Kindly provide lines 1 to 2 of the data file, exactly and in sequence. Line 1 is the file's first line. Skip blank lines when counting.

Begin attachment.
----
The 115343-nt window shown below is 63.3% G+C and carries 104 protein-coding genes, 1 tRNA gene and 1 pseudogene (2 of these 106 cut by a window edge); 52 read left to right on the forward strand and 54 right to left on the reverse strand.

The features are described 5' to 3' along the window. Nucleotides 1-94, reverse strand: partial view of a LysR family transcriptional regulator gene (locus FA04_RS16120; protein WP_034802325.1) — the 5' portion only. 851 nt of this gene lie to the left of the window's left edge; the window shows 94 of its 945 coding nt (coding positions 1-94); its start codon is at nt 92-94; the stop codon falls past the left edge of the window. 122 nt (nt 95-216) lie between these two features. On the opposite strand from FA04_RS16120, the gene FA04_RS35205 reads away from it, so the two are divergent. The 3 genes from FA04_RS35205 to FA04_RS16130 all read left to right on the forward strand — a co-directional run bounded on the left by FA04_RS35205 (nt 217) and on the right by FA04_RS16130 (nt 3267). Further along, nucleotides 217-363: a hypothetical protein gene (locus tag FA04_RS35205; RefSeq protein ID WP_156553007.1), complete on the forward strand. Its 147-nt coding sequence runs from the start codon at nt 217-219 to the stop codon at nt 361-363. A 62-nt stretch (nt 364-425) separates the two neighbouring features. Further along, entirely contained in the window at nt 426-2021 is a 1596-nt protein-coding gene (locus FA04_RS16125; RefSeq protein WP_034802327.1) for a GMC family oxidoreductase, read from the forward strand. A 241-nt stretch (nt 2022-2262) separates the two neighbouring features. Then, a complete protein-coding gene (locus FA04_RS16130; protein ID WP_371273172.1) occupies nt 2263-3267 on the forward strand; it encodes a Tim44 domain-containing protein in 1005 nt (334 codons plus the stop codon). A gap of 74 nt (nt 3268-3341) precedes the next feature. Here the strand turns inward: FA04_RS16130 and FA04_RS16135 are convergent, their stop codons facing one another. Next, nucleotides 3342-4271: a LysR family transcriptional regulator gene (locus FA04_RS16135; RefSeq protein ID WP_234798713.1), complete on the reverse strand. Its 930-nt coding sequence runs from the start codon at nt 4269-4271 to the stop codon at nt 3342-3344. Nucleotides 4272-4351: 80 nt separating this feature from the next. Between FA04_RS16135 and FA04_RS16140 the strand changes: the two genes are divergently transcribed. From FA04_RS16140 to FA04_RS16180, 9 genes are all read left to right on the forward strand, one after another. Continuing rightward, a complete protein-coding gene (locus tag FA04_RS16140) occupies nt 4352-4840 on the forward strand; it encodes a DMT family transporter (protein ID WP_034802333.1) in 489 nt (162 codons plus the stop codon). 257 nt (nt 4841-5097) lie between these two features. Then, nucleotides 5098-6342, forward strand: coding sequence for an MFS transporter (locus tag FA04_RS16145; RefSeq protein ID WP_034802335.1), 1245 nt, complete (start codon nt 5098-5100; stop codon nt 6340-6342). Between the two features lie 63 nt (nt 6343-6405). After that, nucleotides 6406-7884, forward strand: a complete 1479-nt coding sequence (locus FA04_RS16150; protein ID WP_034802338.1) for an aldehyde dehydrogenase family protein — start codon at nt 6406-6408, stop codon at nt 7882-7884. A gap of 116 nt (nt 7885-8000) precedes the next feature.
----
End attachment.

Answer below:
The 115343-nt window shown below is 63.3% G+C and carries 104 protein-coding genes, 1 tRNA gene and 1 pseudogene (2 of these 106 cut by a window edge); 52 read left to right on the forward strand and 54 right to left on the reverse strand.

The features are described 5' to 3' along the window. Nucleotides 1-94, reverse strand: partial view of a LysR family transcriptional regulator gene (locus FA04_RS16120; protein WP_034802325.1) — the 5' portion only. 851 nt of this gene lie to the left of the window's left edge; the window shows 94 of its 945 coding nt (coding positions 1-94); its start codon is at nt 92-94; the stop codon falls past the left edge of the window. 122 nt (nt 95-216) lie between these two features. On the opposite strand from FA04_RS16120, the gene FA04_RS35205 reads away from it, so the two are divergent. The 3 genes from FA04_RS35205 to FA04_RS16130 all read left to right on the forward strand — a co-directional run bounded on the left by FA04_RS35205 (nt 217) and on the right by FA04_RS16130 (nt 3267). Further along, nucleotides 217-363: a hypothetical protein gene (locus tag FA04_RS35205; RefSeq protein ID WP_156553007.1), complete on the forward strand. Its 147-nt coding sequence runs from the start codon at nt 217-219 to the stop codon at nt 361-363. A 62-nt stretch (nt 364-425) separates the two neighbouring features. Further along, entirely contained in the window at nt 426-2021 is a 1596-nt protein-coding gene (locus FA04_RS16125; RefSeq protein WP_034802327.1) for a GMC family oxidoreductase, read from the forward strand. A 241-nt stretch (nt 2022-2262) separates the two neighbouring features. Then, a complete protein-coding gene (locus FA04_RS16130; protein ID WP_371273172.1) occupies nt 2263-3267 on the forward strand; it encodes a Tim44 domain-containing protein in 1005 nt (334 codons plus the stop codon). A gap of 74 nt (nt 3268-3341) precedes the next feature. Here the strand turns inward: FA04_RS16130 and FA04_RS16135 are convergent, their stop codons facing one another. Next, nucleotides 3342-4271: a LysR family transcriptional regulator gene (locus FA04_RS16135; RefSeq protein ID WP_234798713.1), complete on the reverse strand. Its 930-nt coding sequence runs from the start codon at nt 4269-4271 to the stop codon at nt 3342-3344. Nucleotides 4272-4351: 80 nt separating this feature from the next. Between FA04_RS16135 and FA04_RS16140 the strand changes: the two genes are divergently transcribed. From FA04_RS16140 to FA04_RS16180, 9 genes are all read left to right on the forward strand, one after another. Continuing rightward, a complete protein-coding gene (locus tag FA04_RS16140) occupies nt 4352-4840 on the forward strand; it encodes a DMT family transporter (protein ID WP_034802333.1) in 489 nt (162 codons plus the stop codon). 257 nt (nt 4841-5097) lie between these two features. Then, nucleotides 5098-6342, forward strand: coding sequence for an MFS transporter (locus tag FA04_RS16145; RefSeq protein ID WP_034802335.1), 1245 nt, complete (start codon nt 5098-5100; stop codon nt 6340-6342). Between the two features lie 63 nt (nt 6343-6405). After that, nucleotides 6406-7884, forward strand: a complete 1479-nt coding sequence (locus FA04_RS16150; protein ID WP_034802338.1) for an aldehyde dehydrogenase family protein — start codon at nt 6406-6408, stop codon at nt 7882-7884. A gap of 116 nt (nt 7885-8000) precedes the next feature.